570. Soldiers of Christ, Arise

1 Soldiers of Christ, arise
and put your armor on,
strong in the strength that God supplies
through his eternal Son,
strong in the Lord of hosts
and in his mighty power;
who in the strength of Jesus trusts
is more than conqueror.

2 Stand, then, in his great might,
with all his strength endued,
and take, to arm you for the fight,
the weapons of our God.
To keep your armor bright,
attend with constant care,
still walking in your captain's sight
and keeping watch with prayer.

3 From strength to strength go on,
to wrestle, fight, and pray;
tread all the powers of darkness down
and win the well-fought day,
till, having all things done
and all your conflicts past,
you overcome through Christ alone
and stand complete at last.

Text Information
First Line: Soldiers of Christ, arise
Title: Soldiers of Christ, Arise
Author: Charles Wesley (1749, alt.)
Meter: SMD
Language: English
Publication Date: 1987
Topic: Warfare, Spiritual; Walk with God; Prayer (1 more...)
Tune Information
Composer: Edward W. Naylor (1902)
Meter: SMD
Key: G Major

Text Information:

Scripture References:
st. 1 = Eph. 6: 1 0-11
st. 2 = Eph. 6: 14-17
st. 3 = Eph. 6:12-13, 18

Charles Wesley (PHH 267) wrote this text about the church militant in sixteen long stanzas. With the heading 'The Whole Armour of God. Ephesians 6," it was published in the section entitled "Hymns for Believers" in Charles and John Wesley's Hymns and Sacred Poems (1749). Many later hymnals have included various segments of Wesley's original stanzas. Our present version is derived primarily from the original stanzas 1, 2, and 16.

Paul's exhortations in Ephesians 6:10-18 for Christians to "put on the full armor of God" and to fight against "the powers of this dark world and … the spiritual forces of evil" are clearly the inspiration for the text. Though the ancient imagery of armor may not be current, the battle against evil is real and urgent; the encouragement to "wrestle, fight, and pray" (st. 3) is also as timely in our day as it was in Roman times and in the eighteenth century when Wesley and his fellow Methodists faced strife and trial. A note of hope and triumph appears in the final stanza: the spiritual battle has already been won by Christ. The church militant will ultimately be the church victorious!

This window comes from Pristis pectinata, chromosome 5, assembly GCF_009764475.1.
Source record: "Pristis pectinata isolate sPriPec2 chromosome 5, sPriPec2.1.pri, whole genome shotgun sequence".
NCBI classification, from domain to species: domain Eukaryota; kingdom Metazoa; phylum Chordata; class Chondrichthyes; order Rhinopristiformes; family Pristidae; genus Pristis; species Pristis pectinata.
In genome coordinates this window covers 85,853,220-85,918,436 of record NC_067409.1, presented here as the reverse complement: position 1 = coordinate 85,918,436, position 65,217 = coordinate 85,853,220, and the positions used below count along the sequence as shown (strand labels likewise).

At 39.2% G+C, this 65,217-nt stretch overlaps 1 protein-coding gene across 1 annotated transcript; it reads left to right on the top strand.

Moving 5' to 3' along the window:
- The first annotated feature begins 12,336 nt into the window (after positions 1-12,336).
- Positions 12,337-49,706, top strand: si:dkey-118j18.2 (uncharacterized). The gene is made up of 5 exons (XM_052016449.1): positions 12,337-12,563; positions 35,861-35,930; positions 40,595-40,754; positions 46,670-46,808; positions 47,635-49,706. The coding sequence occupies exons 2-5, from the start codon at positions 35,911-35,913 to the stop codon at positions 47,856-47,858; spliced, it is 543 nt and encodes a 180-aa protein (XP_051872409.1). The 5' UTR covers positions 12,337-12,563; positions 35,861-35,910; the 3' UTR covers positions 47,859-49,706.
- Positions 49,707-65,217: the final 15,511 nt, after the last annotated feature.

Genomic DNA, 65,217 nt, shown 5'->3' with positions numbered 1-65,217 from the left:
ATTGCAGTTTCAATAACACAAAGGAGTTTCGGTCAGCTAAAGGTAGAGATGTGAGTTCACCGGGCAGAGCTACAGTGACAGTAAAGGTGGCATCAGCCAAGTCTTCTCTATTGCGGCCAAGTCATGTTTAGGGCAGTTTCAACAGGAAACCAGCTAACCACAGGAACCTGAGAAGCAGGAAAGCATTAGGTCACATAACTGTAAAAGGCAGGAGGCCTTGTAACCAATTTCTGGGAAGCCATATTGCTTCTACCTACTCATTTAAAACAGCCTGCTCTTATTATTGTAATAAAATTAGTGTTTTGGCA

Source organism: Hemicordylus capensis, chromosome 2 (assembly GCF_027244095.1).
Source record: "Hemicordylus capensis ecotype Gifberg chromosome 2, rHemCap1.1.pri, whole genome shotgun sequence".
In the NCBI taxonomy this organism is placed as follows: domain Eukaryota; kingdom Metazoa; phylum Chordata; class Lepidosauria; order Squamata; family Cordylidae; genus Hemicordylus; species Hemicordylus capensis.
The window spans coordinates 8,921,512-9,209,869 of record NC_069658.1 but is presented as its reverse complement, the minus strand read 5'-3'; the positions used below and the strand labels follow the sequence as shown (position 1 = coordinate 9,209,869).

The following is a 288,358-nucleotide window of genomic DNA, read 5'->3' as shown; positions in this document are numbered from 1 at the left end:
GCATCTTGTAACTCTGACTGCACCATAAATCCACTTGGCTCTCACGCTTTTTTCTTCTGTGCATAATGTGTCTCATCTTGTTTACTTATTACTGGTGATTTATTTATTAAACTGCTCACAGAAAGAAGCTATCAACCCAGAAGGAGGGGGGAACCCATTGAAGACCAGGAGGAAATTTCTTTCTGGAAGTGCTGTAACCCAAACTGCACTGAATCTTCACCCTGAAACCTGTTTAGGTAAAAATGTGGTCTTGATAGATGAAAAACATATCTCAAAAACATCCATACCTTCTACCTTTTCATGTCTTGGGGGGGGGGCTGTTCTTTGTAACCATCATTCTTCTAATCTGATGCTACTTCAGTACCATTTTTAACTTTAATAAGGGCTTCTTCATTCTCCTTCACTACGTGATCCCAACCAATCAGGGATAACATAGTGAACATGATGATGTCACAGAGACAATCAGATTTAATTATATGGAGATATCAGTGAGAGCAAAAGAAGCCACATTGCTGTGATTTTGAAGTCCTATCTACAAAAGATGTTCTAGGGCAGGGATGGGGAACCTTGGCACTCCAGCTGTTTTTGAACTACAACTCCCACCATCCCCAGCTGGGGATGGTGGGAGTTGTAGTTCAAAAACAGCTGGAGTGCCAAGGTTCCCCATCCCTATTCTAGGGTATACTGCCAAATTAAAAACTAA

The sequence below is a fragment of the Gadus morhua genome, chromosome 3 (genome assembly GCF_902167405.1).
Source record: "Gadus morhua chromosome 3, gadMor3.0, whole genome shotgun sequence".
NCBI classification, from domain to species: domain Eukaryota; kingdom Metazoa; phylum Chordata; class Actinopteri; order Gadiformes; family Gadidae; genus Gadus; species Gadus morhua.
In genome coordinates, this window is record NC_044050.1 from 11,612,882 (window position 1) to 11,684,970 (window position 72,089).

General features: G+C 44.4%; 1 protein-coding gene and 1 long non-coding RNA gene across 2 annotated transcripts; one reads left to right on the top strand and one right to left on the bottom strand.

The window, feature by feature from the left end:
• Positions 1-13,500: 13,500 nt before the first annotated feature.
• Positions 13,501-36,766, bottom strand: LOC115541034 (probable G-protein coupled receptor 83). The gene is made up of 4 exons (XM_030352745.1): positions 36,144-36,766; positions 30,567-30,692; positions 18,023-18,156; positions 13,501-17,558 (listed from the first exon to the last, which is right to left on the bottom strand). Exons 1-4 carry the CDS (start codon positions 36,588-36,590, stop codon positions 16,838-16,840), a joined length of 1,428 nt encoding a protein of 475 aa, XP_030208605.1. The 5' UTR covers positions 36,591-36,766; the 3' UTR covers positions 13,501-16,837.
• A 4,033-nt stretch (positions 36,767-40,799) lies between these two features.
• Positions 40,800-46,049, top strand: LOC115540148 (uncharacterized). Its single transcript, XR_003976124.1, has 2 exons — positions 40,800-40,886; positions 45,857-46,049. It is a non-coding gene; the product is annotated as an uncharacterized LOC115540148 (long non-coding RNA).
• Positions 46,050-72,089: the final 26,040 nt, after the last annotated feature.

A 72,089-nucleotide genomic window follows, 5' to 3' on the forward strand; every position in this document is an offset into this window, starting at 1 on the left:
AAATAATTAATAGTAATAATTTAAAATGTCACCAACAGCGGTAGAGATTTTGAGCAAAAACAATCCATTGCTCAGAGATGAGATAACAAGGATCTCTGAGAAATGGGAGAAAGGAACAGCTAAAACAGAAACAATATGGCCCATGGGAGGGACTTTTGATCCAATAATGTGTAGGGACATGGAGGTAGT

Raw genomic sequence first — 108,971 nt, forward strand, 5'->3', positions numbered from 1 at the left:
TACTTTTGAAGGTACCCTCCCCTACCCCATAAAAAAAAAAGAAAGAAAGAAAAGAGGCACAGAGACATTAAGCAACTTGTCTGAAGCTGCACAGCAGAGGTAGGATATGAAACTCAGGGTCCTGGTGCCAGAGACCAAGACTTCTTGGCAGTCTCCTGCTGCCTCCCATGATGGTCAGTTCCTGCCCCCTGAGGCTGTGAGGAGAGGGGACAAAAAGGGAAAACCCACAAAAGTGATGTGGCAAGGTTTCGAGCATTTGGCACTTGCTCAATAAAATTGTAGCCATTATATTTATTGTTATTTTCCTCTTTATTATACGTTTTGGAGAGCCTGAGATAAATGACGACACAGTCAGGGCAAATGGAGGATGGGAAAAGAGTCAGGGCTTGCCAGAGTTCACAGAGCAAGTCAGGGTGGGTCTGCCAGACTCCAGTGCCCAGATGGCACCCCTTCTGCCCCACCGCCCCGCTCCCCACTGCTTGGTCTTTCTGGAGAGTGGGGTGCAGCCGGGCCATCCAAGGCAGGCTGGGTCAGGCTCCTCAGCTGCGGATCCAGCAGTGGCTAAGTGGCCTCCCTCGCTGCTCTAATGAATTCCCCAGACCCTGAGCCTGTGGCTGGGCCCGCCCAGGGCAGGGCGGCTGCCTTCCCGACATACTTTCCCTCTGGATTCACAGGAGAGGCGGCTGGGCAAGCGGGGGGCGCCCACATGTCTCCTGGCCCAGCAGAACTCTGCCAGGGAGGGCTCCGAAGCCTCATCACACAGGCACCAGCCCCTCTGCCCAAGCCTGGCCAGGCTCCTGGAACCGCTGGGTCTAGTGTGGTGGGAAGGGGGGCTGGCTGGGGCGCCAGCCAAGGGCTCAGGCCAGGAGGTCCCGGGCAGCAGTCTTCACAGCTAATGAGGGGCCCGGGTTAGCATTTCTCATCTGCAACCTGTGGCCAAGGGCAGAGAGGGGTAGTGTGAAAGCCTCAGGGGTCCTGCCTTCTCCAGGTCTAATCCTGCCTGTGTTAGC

Liturgical Use:
With preaching from Ephesians 6; other occasions of worship when Christians must exhort each other to obey God’s call to fight the powers of evil.

--Psalter Hymnal Handbook

Tune Information:

Edward W. Naylor (b. Scarborough, Yorkshire, England, 1867; d. Cambridge, England, 1934) composed FROM STRENGTH TO STRENGTH for this text in 1902 for use at Emmanuel College, Cambridge, England. Once a student at Emmanuel, Naylor returned to become organist and lecturer in music history, a position he held until his death more than thirty years later. Named for the opening phrase of the final stanza, the tune was published in The Public School Hymn Book (1919).

Naylor also studied at the Royal College of Music in London, England, then served as organist at St. Michael, Chester Square (1889-1896), and briefly at St. Mary, Kilburn. Be returned to Cambridge in 1897, becoming assistant master at the Leys School before accepting the position at Emmanuel College. A composer of much service music and many anthems, Naylor also received acclaim for his cantatas and operas and was known for his writings about music, including Shakespeare and Music (1896) and The Poets and Music (1928).

One of the most thrilling unison tunes in the Psalter Hymnal, FROM STRENGTH TO STRENGTH opens with a hunting-horn figure (perfect fourth), which permeates the entire melody. Supported by a marching rhythm, the tune moves to a convincing climax in the fourth line. The tune's "strength, life, radiance, and thrust" (Stanley L. Osborne) force congregations to take the spiritual battle seriously. Crisp rhythms in the accompaniment and the use of trumpets will aid this battle call.

--Psalter Hymnal Handbook

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